Collaboration produced experts in Arabic

Though exotic to Finns, Arabic is spoken by some 300 million people from Iraq to Morocco. At the University of Helsinki, the Language Centre provides instruction in elementary Arabic, while the Department of World Cultures at the Faculty of Arts offers major and minor subject studies in Arabic and Islamic studies. Studies in Arabic may be useful for careers in pharmacy, theology, social sciences and law, and proficiency in Arabic helps job seekers stand out from the crowd. Some students also wish to expand their knowledge and study the language to gain insight into the Arab world and culture. Courses in Arabic have proved popular even though the language is challenging. Students must first learn the sounds characteristic of Arabic speech and the writing system, based primarily on consonants, as well as the vowel and other small diacritical marks so as to develop a solid foundation for the study of Arabic. Due to the structure of the language, the studies also focus on grammar. One of the goals of the elementary course in Arabic is to enable students to use an Arabic dictionary.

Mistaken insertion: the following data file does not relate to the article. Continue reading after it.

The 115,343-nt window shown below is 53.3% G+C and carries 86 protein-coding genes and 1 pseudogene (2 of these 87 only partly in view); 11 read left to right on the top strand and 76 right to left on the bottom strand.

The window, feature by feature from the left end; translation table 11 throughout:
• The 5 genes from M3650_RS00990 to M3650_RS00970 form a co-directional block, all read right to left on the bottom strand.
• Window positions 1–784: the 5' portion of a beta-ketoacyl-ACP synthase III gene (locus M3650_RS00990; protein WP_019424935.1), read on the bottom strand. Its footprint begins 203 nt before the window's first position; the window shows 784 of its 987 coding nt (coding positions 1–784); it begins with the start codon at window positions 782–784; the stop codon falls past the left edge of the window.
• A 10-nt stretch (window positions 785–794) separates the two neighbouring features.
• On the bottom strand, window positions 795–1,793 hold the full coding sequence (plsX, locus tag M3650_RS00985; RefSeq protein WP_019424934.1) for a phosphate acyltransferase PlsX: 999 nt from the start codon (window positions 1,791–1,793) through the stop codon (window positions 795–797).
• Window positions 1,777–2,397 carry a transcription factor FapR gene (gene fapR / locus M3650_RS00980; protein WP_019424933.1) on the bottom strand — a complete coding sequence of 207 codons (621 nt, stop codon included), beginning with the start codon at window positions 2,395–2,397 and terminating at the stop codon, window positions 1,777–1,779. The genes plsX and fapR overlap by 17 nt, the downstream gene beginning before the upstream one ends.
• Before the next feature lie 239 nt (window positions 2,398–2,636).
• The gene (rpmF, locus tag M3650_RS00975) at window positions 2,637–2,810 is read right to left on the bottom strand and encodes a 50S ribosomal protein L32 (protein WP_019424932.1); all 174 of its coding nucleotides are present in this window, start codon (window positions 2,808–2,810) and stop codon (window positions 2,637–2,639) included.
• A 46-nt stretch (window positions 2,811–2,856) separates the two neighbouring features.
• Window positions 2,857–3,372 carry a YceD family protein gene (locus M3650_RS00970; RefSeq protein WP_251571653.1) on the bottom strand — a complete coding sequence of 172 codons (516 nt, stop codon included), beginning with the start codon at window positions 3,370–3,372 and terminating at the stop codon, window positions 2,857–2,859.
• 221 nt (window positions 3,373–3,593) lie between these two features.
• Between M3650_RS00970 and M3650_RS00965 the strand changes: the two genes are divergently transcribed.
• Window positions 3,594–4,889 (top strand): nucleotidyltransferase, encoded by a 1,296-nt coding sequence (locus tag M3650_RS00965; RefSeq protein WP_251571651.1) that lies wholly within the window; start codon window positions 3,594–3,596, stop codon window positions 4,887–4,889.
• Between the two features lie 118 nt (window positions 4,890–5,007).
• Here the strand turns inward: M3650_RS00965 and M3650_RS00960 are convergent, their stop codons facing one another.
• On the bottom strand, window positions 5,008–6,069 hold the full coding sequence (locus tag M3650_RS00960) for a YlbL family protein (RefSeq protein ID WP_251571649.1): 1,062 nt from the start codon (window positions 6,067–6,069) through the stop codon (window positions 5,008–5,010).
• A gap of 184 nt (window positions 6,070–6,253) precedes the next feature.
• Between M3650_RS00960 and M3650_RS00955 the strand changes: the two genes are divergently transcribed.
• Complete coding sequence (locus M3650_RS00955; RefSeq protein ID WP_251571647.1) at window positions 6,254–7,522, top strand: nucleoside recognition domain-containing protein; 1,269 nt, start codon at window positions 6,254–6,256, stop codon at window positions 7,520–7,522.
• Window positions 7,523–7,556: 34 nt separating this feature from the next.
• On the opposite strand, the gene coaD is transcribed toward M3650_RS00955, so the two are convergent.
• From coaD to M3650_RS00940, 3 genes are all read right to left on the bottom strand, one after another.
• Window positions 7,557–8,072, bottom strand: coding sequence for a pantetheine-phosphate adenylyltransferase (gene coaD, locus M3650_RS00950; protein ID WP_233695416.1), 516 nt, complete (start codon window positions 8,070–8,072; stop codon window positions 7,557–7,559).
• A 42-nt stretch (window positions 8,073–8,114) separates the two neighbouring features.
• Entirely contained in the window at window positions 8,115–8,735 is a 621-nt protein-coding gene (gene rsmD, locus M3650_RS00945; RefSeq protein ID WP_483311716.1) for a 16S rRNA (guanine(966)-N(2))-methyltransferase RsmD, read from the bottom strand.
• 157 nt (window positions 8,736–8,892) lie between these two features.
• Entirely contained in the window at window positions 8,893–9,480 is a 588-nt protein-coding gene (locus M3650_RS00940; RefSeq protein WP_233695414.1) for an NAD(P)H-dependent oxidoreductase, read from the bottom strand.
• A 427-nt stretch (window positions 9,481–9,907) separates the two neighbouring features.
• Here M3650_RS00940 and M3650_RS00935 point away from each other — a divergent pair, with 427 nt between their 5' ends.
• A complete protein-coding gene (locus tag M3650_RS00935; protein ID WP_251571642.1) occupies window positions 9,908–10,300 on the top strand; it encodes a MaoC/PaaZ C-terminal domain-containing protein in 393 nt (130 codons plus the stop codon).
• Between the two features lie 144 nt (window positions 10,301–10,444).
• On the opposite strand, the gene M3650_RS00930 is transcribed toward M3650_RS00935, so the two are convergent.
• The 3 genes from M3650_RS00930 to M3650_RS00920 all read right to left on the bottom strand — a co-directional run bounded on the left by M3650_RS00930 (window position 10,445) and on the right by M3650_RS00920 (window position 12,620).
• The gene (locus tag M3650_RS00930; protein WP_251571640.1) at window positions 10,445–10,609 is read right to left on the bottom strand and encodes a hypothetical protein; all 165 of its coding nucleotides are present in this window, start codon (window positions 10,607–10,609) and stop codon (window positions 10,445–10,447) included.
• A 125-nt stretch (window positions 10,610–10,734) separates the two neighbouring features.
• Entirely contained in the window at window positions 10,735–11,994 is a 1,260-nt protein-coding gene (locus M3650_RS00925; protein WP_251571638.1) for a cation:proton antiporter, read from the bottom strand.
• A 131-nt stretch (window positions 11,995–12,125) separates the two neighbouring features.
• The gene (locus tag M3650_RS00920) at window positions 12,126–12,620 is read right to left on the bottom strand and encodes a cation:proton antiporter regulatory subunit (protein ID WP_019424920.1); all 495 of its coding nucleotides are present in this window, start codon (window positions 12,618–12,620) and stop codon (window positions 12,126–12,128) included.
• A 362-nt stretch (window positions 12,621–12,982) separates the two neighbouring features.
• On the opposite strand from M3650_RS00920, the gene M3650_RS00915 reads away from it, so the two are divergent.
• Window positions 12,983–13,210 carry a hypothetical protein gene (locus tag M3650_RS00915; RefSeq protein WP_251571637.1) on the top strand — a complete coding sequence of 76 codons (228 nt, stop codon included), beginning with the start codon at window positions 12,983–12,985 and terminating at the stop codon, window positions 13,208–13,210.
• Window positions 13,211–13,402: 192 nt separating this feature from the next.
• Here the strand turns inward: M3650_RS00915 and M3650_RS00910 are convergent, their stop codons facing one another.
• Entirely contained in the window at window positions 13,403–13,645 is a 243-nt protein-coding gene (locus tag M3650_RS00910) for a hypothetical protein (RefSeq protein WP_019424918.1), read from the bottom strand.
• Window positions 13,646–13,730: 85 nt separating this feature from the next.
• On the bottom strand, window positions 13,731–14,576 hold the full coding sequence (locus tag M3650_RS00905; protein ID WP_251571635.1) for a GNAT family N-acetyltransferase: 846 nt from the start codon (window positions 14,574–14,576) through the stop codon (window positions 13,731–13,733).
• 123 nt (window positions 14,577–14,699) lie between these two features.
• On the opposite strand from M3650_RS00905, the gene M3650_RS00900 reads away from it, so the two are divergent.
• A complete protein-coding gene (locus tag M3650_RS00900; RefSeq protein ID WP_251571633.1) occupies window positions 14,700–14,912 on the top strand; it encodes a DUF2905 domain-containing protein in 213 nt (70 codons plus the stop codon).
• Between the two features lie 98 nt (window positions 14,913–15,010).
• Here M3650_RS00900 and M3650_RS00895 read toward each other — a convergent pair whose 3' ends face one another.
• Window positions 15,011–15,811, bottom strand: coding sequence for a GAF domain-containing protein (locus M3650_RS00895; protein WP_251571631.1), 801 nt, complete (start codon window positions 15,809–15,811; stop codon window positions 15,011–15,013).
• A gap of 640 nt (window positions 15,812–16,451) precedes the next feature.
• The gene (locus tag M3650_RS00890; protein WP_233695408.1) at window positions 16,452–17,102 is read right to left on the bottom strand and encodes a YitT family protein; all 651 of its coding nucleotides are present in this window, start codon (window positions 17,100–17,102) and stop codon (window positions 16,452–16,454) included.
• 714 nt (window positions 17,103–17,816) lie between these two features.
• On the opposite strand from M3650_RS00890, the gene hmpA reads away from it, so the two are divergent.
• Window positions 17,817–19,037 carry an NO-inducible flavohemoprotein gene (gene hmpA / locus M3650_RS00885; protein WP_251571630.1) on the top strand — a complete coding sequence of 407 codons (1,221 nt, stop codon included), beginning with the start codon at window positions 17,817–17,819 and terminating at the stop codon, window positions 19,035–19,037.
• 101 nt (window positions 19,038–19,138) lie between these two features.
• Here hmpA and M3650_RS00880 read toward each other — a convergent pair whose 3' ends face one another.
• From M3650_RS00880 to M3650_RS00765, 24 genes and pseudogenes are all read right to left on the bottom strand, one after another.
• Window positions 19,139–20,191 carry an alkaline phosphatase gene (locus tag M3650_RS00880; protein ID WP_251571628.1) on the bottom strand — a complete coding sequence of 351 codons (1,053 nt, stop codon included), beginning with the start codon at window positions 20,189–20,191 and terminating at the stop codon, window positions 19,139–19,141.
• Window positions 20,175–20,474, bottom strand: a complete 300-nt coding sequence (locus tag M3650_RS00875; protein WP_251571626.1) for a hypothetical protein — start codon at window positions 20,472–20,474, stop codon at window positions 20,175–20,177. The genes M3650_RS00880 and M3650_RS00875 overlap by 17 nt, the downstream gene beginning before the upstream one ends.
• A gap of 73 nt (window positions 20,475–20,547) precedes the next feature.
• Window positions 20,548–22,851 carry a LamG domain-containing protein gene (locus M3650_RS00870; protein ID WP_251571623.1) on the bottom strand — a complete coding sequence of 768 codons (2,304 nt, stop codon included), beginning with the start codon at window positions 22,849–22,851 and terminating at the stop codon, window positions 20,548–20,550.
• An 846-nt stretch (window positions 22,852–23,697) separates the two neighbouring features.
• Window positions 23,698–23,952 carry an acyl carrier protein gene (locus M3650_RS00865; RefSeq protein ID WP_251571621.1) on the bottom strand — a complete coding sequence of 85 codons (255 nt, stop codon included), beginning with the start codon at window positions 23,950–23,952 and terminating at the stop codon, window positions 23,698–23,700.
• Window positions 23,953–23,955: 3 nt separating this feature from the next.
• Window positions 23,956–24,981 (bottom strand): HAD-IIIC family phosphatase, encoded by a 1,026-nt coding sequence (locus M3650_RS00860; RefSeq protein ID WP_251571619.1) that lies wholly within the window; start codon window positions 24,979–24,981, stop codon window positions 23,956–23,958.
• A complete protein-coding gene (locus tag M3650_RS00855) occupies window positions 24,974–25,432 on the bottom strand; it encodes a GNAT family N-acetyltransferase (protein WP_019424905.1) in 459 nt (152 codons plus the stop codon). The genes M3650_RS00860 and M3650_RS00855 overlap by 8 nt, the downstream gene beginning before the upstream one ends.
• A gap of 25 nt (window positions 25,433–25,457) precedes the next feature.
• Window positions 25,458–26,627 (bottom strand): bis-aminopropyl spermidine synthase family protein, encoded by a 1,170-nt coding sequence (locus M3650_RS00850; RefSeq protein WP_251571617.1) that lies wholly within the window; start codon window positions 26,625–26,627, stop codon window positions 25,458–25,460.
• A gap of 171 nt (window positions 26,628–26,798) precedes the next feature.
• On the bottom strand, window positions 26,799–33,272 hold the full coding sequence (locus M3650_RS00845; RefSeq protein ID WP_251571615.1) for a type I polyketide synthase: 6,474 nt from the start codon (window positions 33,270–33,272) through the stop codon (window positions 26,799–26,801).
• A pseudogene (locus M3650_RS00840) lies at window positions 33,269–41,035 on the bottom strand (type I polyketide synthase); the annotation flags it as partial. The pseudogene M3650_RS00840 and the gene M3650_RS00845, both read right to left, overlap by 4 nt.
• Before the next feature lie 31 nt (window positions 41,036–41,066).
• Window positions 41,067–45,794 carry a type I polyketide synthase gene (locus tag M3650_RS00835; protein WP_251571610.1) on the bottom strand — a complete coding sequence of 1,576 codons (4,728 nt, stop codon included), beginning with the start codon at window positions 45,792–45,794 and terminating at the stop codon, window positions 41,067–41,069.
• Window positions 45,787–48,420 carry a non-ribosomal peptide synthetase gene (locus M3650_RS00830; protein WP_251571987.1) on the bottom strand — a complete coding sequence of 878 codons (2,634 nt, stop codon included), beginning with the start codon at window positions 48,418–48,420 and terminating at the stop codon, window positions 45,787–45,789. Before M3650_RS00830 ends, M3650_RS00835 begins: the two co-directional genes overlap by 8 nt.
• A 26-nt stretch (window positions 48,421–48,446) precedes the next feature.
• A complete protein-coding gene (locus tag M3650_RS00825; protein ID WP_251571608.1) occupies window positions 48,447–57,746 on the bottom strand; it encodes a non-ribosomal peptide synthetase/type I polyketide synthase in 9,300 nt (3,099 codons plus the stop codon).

In the 2014–2015 academic year, the Language Centre and the Department of World Cultures collaborated for the first time in Arabic teaching by offering an elementary Arabic course at the Language Centre and other studies at the Department of World Cultures. Previously, both units offered an elementary course. The idea to join forces came from the Arabic teachers of the Language Centre and the Department of World Cultures, who know each other well and had for several years designed elementary courses with similar content so as to ensure that all University students could continue their studies in Arabic on the same basis.

The benefits of the collaboration were obvious after just one academic year: “The joint course is great. The atmosphere is active and enthusiastic, and major and minor subject students of Arabic and Islamic studies “spur” the other students on in learning the difficult language. Teaching a group like this is also rewarding for the teacher,” notes Heli Keinonen, who teaches Arabic at the Language Centre. At the Department of World Cultures, the transfer of the elementary course to the Language Centre freed resources for other teaching in Arabic, which means that the Department can now provide a growing array of courses to students. “The collaboration has been excellent and should definitely continue,” says Sylvia Akar, university lecturer in Arabic and Islamic studies.

 

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